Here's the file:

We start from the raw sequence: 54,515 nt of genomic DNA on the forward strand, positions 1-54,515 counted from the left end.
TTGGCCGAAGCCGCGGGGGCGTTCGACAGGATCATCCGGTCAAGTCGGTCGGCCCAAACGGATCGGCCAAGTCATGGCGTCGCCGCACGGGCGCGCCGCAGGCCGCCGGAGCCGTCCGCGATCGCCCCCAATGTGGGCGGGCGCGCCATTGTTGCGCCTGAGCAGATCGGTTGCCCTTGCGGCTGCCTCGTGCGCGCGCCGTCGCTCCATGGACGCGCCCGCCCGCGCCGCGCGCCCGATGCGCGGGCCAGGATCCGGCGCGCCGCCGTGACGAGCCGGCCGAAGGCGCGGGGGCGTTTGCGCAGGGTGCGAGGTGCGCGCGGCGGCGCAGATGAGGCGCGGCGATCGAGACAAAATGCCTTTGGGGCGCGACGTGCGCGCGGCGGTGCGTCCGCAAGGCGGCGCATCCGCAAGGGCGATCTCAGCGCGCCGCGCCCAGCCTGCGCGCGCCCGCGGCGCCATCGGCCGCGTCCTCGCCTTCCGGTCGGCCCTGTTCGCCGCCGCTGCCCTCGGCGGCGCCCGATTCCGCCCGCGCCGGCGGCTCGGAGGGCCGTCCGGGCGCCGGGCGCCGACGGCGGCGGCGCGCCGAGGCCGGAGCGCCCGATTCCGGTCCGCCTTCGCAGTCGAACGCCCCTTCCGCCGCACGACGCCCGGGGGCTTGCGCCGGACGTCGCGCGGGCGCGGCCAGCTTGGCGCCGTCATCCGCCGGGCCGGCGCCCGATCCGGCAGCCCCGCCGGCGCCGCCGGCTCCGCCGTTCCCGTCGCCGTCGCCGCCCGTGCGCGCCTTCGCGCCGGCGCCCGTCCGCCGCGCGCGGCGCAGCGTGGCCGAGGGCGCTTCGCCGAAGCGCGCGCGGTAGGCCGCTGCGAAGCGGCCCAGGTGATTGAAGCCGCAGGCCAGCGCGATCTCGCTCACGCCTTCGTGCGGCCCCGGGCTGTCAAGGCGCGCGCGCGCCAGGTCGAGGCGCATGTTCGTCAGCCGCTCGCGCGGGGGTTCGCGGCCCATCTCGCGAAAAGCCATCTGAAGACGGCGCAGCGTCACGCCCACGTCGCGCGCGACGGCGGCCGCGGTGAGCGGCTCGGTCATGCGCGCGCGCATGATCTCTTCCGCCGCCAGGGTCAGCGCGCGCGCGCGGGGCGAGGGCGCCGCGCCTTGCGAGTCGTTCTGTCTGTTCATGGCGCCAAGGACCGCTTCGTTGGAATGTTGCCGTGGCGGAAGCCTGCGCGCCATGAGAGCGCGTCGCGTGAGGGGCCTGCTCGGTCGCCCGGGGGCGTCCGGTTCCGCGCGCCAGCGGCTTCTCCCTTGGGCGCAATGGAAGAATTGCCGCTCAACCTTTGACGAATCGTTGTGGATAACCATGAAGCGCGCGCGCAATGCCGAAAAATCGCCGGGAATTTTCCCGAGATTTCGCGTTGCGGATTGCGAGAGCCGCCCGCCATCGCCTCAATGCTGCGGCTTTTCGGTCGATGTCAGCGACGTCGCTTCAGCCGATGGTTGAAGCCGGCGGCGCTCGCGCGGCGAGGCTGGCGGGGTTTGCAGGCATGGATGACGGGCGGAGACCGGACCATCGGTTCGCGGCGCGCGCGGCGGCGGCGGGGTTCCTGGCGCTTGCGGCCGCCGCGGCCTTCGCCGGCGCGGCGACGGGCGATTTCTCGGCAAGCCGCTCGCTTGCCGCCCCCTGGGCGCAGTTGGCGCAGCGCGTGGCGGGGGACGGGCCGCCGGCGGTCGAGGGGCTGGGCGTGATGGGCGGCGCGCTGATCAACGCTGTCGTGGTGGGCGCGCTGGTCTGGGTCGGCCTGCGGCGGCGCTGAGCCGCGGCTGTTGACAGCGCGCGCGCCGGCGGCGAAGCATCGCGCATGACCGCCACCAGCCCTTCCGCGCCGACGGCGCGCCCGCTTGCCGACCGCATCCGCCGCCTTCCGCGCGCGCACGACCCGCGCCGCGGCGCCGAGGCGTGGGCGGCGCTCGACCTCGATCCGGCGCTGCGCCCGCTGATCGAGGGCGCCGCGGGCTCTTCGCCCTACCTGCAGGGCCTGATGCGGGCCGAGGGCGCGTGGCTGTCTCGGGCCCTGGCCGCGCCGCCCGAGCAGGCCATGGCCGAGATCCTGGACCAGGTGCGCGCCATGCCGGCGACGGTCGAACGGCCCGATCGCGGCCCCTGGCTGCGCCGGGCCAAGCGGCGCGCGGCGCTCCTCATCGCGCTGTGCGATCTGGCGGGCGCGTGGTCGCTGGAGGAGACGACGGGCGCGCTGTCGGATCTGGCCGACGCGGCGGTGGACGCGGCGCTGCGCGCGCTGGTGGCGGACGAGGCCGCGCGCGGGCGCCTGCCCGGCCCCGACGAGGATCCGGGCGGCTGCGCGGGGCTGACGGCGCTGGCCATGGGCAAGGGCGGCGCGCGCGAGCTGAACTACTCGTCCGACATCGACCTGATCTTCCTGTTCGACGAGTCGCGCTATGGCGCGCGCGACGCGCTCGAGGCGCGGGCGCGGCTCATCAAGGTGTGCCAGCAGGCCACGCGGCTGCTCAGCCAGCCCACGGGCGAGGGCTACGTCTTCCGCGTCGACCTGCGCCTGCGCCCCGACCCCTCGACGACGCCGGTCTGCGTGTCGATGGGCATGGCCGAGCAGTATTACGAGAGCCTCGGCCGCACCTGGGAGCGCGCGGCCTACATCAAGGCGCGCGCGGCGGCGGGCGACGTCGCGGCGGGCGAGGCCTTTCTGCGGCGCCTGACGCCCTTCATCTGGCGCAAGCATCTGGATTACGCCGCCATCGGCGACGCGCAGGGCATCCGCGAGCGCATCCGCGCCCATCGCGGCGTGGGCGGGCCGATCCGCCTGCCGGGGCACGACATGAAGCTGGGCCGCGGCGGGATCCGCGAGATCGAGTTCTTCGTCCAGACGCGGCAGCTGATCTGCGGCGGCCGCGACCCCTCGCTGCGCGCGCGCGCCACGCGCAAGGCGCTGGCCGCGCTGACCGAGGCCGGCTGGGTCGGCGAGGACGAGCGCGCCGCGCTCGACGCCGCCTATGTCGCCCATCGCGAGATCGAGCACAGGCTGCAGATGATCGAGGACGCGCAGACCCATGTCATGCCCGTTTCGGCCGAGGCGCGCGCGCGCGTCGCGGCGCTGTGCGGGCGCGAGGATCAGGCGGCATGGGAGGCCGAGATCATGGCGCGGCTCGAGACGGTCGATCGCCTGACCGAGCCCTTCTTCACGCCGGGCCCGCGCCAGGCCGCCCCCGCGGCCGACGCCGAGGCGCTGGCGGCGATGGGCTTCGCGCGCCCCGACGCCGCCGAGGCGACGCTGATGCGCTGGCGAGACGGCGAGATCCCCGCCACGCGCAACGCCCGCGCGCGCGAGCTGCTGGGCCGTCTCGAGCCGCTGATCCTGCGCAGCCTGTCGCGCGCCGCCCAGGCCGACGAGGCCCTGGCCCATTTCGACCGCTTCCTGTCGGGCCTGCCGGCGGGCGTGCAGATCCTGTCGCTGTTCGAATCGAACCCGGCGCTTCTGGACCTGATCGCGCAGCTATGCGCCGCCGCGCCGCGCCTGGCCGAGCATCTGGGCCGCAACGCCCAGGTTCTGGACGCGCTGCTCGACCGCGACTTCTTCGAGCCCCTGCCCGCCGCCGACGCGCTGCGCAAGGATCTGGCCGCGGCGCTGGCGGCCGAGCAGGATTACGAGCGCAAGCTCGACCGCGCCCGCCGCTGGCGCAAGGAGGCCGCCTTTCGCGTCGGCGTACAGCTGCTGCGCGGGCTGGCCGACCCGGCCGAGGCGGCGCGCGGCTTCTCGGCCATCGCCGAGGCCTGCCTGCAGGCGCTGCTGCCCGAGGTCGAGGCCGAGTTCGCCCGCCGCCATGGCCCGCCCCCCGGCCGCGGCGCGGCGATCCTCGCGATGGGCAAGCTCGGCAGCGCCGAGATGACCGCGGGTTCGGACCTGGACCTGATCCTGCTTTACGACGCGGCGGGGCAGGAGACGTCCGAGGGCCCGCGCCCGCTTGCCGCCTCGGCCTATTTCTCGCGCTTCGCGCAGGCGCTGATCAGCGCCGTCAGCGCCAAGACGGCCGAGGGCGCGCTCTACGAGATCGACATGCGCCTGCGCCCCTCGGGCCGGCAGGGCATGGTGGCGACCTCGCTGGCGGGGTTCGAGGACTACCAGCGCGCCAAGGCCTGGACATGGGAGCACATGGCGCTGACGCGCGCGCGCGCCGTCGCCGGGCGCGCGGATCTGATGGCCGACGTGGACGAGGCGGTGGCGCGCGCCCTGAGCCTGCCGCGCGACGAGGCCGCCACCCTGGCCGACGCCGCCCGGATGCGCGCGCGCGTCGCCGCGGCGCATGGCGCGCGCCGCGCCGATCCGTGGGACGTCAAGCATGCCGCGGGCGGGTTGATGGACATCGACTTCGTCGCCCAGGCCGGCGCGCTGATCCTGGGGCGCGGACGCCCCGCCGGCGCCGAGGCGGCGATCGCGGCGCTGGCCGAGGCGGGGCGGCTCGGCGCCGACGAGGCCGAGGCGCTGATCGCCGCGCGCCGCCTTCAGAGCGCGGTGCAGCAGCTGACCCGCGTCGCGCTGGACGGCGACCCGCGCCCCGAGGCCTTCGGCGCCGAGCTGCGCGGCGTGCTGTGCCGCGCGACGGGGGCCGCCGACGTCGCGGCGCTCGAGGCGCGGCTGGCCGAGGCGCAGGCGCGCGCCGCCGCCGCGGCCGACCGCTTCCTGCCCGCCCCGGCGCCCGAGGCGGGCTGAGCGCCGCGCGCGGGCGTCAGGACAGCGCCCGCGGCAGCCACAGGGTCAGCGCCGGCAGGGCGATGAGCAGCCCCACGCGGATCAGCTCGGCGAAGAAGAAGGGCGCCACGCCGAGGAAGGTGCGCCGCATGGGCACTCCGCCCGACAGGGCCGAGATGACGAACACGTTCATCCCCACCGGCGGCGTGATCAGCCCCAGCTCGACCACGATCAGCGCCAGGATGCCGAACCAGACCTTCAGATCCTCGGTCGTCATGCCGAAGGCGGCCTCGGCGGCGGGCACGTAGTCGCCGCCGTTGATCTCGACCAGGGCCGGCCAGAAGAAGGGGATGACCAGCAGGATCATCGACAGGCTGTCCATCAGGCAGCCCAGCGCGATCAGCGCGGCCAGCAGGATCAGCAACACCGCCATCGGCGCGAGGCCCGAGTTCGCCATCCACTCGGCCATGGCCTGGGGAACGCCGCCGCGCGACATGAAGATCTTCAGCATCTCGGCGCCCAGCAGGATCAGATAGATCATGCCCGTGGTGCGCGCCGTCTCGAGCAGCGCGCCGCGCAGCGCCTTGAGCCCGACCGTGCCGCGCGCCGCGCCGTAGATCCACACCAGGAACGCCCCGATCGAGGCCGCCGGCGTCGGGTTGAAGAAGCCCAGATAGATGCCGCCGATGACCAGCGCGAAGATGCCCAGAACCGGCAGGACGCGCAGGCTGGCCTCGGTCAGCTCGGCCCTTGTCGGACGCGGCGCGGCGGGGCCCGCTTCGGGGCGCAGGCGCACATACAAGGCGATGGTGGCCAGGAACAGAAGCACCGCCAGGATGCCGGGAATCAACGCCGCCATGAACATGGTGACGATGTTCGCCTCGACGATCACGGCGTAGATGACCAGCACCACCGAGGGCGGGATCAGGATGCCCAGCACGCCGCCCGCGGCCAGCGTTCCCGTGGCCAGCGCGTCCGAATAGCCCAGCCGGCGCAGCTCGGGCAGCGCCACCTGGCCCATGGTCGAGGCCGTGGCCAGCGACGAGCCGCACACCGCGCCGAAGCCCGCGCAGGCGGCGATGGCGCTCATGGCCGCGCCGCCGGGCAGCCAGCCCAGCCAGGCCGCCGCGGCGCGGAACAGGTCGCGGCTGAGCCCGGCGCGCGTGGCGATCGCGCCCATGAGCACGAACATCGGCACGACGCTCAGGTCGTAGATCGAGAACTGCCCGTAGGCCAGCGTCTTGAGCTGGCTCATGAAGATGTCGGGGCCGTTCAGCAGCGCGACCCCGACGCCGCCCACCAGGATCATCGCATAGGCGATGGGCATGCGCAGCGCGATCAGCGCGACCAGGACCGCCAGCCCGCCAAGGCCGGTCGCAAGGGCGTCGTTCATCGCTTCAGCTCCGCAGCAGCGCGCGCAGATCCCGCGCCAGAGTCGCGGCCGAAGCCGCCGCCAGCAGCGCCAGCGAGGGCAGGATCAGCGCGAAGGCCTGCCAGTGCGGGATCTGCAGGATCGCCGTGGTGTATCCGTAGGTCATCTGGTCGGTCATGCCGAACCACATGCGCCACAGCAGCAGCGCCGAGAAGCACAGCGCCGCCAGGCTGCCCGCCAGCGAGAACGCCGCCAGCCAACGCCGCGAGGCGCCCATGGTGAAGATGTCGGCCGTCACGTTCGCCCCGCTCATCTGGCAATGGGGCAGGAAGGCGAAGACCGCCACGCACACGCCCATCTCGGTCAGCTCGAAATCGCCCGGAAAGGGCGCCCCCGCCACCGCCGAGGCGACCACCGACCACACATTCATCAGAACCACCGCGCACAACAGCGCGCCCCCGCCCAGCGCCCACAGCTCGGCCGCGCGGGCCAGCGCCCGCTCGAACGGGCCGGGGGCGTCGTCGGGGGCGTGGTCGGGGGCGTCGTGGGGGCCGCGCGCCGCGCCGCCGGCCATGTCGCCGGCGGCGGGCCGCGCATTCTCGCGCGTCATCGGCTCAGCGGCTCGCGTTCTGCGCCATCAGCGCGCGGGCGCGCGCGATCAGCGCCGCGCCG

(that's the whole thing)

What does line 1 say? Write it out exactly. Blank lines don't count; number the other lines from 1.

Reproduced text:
We start from the raw sequence: 54,515 nt of genomic DNA on the forward strand, positions 1-54,515 counted from the left end.